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PROPEL

Hospital ward

Key information

Title:

PROPEL: Evaluation of PeRsOnalised PrEhabilitation in people with acute myeloid Leukaemia

Chief Investigator: Professor Janet Dunn & Professor Simon Stanworth

Sponsor: University Hospitals Coventry and Warwickshire

Funder: National Institute for Health Research (NIHR) Health Technology Assessment (HTA) programme

Registration Number: TBC

Summary:

Background: Cancer-related fatigue due to disease and treatment is a universal feature and major
symptomatic burden for people with acute myeloid leukaemia (AML); it may be associated with states of
anorexia, cachexia and sarcopenia and persist for many months during and after treatment. Emerging data
support fatigue prior to and during chemotherapy as a prognostic marker for poorer outcomes.

‘Prehabilitation’ aims to improve psychological and physical wellbeing to help people with AML get through
the intensive chemotherapy treatment courses including haemopoietic stem cell transplant (HSCT), often
the critical therapy-providing cure. We wish to understand whether a package of enhanced personalised
prehabilitation can help people with AML cope better with treatment, with less fatigue, compared to
prehabilitation care that happens now (usual care). The PROPEL trial has been designed with major input
from patient groups and will shape care by helping patients and clinicians make informed choices about
preparing for intensive chemotherapy/HSCT.

Aim: To establish the clinical impact and cost-effectiveness of ’best practice usual prehabilitation care’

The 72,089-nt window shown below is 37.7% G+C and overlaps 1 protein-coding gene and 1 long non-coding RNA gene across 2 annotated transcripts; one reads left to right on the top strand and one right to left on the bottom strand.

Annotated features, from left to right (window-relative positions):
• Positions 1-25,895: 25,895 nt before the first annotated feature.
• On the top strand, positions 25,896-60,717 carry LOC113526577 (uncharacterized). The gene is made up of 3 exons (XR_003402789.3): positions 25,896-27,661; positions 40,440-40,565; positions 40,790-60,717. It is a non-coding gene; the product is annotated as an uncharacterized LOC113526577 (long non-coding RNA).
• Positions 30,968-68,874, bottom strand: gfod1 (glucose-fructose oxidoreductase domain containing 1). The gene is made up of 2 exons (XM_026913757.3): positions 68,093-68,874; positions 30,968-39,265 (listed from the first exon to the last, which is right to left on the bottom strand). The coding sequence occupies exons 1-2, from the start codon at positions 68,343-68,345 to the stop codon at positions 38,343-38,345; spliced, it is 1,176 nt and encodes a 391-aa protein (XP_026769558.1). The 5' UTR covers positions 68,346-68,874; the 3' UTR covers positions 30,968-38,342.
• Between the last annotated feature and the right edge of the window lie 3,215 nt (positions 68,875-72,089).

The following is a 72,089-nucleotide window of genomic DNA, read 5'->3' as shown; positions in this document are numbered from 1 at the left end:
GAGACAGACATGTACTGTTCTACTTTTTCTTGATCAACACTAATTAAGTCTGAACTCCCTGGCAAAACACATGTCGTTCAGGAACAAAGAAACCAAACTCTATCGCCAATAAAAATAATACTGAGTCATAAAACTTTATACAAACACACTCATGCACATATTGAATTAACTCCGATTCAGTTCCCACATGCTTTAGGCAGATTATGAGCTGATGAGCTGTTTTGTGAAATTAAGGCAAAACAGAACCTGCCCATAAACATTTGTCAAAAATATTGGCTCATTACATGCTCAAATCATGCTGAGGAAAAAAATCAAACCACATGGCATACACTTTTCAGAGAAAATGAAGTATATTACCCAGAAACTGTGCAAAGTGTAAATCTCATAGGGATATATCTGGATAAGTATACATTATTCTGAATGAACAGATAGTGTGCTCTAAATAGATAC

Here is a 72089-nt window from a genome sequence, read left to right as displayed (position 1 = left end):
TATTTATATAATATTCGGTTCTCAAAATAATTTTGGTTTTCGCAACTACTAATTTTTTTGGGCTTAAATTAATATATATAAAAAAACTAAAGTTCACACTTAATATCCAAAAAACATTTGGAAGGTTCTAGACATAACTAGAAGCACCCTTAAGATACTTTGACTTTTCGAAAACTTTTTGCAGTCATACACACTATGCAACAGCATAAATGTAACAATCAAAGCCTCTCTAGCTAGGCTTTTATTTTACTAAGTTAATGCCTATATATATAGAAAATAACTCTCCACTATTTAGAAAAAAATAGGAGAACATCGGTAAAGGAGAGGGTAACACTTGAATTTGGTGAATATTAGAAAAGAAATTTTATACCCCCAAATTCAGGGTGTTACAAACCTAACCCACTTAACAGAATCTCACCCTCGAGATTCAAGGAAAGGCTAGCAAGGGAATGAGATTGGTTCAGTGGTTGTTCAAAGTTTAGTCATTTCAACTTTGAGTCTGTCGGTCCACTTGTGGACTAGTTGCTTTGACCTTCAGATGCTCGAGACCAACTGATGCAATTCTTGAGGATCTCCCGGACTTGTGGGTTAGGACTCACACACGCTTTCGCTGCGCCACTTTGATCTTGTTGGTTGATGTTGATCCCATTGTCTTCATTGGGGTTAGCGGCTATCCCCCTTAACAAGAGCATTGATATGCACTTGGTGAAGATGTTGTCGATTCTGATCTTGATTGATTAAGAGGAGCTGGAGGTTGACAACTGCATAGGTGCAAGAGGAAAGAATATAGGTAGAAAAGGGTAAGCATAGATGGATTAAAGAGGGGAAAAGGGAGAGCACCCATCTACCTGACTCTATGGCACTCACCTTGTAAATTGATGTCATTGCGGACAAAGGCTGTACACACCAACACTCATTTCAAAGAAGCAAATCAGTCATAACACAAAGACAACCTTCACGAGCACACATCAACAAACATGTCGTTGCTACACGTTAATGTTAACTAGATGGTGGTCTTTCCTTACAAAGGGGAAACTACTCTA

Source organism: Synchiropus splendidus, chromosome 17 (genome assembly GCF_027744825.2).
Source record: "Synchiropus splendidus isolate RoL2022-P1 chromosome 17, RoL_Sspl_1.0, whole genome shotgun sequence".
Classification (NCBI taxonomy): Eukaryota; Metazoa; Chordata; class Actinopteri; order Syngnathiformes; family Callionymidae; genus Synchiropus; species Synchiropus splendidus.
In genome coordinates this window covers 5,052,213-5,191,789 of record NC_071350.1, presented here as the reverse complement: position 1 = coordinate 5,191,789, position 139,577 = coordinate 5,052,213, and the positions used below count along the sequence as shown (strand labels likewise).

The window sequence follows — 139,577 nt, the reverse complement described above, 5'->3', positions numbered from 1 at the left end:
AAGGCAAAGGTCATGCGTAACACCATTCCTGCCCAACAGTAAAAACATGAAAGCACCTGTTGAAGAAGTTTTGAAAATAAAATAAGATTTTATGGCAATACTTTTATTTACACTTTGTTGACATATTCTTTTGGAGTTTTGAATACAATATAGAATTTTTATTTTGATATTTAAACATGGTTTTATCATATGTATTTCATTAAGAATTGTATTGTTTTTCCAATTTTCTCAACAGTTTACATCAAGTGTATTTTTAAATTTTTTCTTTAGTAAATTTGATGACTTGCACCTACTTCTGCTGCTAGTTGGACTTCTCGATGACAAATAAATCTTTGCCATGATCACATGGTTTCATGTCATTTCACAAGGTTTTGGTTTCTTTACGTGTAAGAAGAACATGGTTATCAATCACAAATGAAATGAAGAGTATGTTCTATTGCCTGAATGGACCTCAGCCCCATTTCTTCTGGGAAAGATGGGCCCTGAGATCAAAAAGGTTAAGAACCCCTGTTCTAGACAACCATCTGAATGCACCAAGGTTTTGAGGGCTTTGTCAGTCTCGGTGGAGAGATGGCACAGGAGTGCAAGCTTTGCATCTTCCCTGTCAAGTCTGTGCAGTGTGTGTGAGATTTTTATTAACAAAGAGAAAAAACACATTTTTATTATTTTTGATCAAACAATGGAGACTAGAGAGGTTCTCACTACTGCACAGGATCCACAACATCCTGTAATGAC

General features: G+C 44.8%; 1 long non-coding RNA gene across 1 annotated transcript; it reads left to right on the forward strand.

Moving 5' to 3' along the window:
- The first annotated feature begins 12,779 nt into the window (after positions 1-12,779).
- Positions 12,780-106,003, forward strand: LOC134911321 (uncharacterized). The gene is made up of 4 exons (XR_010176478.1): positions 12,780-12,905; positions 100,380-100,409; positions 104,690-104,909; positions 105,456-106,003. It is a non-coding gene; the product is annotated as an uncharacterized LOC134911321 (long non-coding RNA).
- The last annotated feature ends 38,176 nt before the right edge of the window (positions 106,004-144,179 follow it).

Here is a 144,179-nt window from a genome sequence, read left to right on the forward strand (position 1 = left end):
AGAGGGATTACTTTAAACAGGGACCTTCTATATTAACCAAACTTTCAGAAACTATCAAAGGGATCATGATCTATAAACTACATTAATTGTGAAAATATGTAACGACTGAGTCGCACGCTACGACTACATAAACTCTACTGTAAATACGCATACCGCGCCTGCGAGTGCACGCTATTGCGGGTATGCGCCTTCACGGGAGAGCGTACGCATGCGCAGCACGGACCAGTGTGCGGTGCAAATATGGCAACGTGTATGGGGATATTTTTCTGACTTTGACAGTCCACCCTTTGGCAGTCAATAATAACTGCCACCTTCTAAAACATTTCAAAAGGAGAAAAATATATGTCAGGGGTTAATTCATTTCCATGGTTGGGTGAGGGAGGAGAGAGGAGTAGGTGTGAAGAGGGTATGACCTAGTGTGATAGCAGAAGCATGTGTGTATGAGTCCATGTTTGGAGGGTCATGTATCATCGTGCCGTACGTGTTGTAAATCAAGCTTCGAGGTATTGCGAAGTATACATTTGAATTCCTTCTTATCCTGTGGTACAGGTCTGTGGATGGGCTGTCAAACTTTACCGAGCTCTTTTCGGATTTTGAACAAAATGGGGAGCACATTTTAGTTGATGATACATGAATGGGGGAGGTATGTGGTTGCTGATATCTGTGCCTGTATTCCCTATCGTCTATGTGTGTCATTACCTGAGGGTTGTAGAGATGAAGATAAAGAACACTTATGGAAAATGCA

(BPUC) compared to a multiphasic, multimodal personalised prehabilitation care package (PPCP) on fatigue,
emotional wellbeing and quality of life (QoL) in patients receiving remission consolidation treatment for AML
or high-risk myelodysplastic syndromes with excess blasts (MDS-EB2).

Design: Multicentre, 1:1 randomised controlled trial comparing BPUC with PPCP incorporating a
12-month internal pilot, parallel process evaluation and economic evaluation

Control Vs Intervention:

Best Practice Usual Care (BPUC): Participants will be provided with standard materials (online or
printed prehabilitation information on emotional wellbeing, nutrition, and physical activity) and
participate in a 30-minute call with a member of the remote research team prior to the first cycle of
consolidation chemotherapy. The local healthcare professional (HCP) will liaise with participant to
book this appointment but will not be required to attend.

Personalised Prehabilitation Care Package (PPCP): Participants will be provided with a 4-component
care package delivered centrally with support from the local HCP prior to each course of
consolidation chemotherapy and HSCT (if given), providing information and tailored support for
emotional wellbeing, nutrition and physical activity

Sample size:

600 patients across 50 NHS sites.

Primary & Secondary outcomes:

Primary outcome:

  • To compare fatigue measured by the Functional Assessment of Chronic Illness Therapy (FACIT-F) fatigue scale in patients having consolidation chemotherapy +/- HSCT for AML or high risk MDS-EB2 receiving best practice usual care (BPUC) or personalised prehabilitation care package (PPCP).

Secondary Outcomes:

To compare between arms:

      • Emotional wellbeing, QoL, distress, physical function, performance status, weight change, macronutrient intake
      • Number of completed chemotherapy and HSCT treatment courses
      • Onward referrals for ‘specialist’ services
      • Overall and relapse-free survival, deaths in CR
      • To conduct a parallel process evaluation to understand the implementation and functioning of the intervention in context
      • To determine the cost, cost-effectiveness, and cost utility, of PPCP in comparison to BPUC.

Duration:

September 2022 to 31st August 2027.

FPFV (First patient first visit) expected early 2023 with a recruitment period of 30months.

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Enquiries:

Email: PROPEL@warwick.ac.uk

Tel: 02476 151 661